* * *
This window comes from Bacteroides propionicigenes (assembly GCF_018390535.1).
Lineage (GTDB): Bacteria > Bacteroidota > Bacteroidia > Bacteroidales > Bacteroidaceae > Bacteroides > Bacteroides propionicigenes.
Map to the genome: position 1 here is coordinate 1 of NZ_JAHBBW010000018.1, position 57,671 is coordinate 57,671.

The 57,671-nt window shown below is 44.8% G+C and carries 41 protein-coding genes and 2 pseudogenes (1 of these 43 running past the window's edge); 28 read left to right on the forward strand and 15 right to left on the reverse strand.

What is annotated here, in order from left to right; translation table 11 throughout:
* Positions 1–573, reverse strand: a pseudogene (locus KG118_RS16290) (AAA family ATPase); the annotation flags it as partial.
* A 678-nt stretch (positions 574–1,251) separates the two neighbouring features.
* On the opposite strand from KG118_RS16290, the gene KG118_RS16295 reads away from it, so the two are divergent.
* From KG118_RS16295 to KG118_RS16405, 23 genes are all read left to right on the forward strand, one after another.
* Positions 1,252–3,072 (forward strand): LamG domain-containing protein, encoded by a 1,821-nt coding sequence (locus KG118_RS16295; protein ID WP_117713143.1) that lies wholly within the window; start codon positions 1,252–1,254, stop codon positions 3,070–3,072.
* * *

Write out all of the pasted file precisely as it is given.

This window comes from Bacteroides propionicigenes (assembly GCF_018390535.1).
Lineage (GTDB): Bacteria > Bacteroidota > Bacteroidia > Bacteroidales > Bacteroidaceae > Bacteroides > Bacteroides propionicigenes.
Map to the genome: position 1 here is coordinate 1 of NZ_JAHBBW010000018.1, position 57,671 is coordinate 57,671.

The 57,671-nt window shown below is 44.8% G+C and carries 41 protein-coding genes and 2 pseudogenes (1 of these 43 running past the window's edge); 28 read left to right on the forward strand and 15 right to left on the reverse strand.

What is annotated here, in order from left to right; translation table 11 throughout:
* Positions 1–573, reverse strand: a pseudogene (locus KG118_RS16290) (AAA family ATPase); the annotation flags it as partial.
* A 678-nt stretch (positions 574–1,251) separates the two neighbouring features.
* On the opposite strand from KG118_RS16290, the gene KG118_RS16295 reads away from it, so the two are divergent.
* From KG118_RS16295 to KG118_RS16405, 23 genes are all read left to right on the forward strand, one after another.
* Positions 1,252–3,072 (forward strand): LamG domain-containing protein, encoded by a 1,821-nt coding sequence (locus KG118_RS16295; protein ID WP_117713143.1) that lies wholly within the window; start codon positions 1,252–1,254, stop codon positions 3,070–3,072.